Here are some Lung Transplant Patient Stories.
Rahway Resident Fills Her Lungs and Life After Lung Transplant
After a lifetime of breathing difficulties, Janice can now finish a sentence
without coughing. "It's the first thing my friends mentioned
after the transplant," said Janice, who received a lung transplant
at Newark Beth Israel Medical Center just four months ago.
For the first time in years, Janice, a former flight attendant, can do
the things she has been longing for — to travel beyond her front
door to attend her daughter’s high school activities and get on
a plane with her husband to see her friend get married in Hawaii.
Diagnosed with asthma and bronchitis as a teenager, Janice never let her
lung disease hold her back. “In my 20s and 30s I just pushed through
it, but by the time I was 50, things were getting bad – I felt like
I was 80,” Janice remembered.
In hopes of undergoing a revolutionary new asthma treatment, Janice visited
the Barnabas Health Lung Center in 2010. After a thorough evaluation,
the pulmonary specialists told her that she was not eligible for the asthma
treatment because she did not have asthma. Instead, they diagnosed her
lung disease as bronchiectasis and explained that the damage to her lungs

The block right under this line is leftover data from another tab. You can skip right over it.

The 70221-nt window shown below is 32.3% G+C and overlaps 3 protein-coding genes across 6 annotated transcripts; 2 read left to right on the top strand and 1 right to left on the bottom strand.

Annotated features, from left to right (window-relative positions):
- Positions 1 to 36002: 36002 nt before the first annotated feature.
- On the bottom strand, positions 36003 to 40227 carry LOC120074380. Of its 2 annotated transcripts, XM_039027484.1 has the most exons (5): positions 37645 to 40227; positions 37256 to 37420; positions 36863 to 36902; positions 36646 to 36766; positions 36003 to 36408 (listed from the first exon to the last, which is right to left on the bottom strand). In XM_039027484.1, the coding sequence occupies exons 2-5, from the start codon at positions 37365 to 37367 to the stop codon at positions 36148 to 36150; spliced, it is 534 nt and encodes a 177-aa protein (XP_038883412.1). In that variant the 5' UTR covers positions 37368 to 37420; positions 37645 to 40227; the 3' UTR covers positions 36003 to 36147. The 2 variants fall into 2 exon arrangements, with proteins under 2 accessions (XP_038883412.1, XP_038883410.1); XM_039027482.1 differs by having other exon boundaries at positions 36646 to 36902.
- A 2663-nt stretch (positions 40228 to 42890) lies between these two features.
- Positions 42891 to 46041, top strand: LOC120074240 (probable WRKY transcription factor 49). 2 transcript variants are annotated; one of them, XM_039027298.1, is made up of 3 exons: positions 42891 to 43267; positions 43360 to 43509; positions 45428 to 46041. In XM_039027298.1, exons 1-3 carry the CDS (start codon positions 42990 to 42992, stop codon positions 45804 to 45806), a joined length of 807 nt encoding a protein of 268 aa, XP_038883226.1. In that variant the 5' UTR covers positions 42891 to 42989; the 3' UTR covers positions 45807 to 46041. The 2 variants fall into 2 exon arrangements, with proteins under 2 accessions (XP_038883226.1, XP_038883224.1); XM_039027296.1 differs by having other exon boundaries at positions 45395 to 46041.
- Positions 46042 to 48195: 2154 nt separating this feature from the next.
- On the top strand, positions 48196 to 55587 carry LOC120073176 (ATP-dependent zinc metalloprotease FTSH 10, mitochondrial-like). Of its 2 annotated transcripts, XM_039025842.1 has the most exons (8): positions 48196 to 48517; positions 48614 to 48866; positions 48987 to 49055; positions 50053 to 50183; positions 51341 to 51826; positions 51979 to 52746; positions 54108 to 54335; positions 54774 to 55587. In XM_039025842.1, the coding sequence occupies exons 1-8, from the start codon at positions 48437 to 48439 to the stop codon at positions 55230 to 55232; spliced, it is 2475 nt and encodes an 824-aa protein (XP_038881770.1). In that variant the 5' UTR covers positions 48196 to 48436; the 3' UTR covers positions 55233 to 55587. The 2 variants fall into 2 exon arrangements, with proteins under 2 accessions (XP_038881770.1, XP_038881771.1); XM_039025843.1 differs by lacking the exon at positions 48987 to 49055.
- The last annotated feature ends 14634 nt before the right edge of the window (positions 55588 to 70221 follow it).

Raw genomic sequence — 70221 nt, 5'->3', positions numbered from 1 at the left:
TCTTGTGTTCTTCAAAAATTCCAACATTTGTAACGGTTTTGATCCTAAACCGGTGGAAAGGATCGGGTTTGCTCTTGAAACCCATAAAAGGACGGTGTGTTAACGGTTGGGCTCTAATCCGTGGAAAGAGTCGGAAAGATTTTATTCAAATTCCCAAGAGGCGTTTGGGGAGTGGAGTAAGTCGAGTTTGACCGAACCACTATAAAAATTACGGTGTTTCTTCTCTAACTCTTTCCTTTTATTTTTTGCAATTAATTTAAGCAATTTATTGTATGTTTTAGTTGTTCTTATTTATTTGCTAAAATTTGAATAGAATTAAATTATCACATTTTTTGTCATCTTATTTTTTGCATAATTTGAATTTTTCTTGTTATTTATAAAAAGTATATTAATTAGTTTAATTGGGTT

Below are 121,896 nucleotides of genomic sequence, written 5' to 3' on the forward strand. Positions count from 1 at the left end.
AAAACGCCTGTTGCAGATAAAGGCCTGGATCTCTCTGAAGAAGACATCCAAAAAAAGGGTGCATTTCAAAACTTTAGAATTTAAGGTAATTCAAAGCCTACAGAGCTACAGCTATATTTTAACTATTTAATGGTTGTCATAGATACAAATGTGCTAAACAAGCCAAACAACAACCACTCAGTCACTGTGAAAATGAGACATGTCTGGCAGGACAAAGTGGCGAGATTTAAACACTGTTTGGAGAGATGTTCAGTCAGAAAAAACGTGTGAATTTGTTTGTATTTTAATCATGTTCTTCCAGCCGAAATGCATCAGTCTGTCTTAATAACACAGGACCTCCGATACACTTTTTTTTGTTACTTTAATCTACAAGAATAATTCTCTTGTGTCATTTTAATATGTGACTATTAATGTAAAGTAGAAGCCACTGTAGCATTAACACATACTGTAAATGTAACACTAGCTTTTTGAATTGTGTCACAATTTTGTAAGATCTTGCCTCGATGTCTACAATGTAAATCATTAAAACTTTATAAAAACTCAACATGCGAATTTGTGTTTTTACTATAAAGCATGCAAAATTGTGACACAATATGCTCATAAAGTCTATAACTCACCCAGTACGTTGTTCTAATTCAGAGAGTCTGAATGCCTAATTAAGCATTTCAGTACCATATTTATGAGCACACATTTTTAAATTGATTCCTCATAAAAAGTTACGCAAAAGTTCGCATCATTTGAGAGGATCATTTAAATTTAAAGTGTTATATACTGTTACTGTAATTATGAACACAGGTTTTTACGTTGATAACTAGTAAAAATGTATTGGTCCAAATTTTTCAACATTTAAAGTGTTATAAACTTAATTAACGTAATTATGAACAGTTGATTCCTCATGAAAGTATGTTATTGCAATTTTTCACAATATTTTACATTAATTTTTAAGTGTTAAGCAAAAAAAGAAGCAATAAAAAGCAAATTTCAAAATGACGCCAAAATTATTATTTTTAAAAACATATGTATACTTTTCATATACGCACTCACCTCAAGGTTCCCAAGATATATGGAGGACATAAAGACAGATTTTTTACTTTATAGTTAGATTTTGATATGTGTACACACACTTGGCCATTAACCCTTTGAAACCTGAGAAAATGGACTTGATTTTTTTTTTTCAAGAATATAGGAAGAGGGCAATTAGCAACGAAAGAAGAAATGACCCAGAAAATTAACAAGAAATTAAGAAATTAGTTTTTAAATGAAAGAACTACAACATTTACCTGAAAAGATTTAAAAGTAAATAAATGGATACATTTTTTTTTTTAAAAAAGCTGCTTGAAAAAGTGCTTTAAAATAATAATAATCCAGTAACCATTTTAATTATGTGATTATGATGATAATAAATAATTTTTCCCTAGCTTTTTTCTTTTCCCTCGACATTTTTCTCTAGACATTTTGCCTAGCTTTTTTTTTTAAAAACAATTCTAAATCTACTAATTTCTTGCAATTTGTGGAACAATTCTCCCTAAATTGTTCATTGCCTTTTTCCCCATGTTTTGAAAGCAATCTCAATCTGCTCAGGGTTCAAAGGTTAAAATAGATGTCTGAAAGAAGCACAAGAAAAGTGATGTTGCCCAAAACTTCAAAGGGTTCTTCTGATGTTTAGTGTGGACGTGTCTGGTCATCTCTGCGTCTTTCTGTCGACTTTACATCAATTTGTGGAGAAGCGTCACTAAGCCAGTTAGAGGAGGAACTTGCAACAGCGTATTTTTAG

was severe enough to make her eligible for lung transplantation.
Janice lived with supplemental oxygen for the next two years while she
waited for her transplant. After the first year, compatible lungs became
available but, she was healing from a broken bone in her foot and was
not able to walk. Since standing and walking are primary steps in the
recovery from lung transplant, she would have to continue her wait.
“I remember when the call came. It was 11:30 at night and I thought,
this can’t be good news.” To her surprise, it was the call
she had been eagerly awaiting. Janice and her husband hurried to Newark
Beth Israel Medical Center.
“When you get to the point that you just can’t breathe, you
stop being scared and just want to move forward,” she said. “I
wanted to live.”
Janice’s zest for life and her commitment to remain as strong and
healthy as she could prior to the transplant helped her overcome the challenges
“The hospital staff was phenomenal. They encouraged me everyday to
take a deep breath, but I just couldn’t. My chest felt so tight,” she said.
Then, after several weeks with assistance from a ventilator, Janice began
filling her new lungs herself.
Today, she continues her therapy and is making great progress. Janice was
delighted to watch her daughter’s marching band in the local Memorial
Day Parade. She and her husband also returned to the hospital recently
to thank the Lung Center staff that was so supportive in her recovery.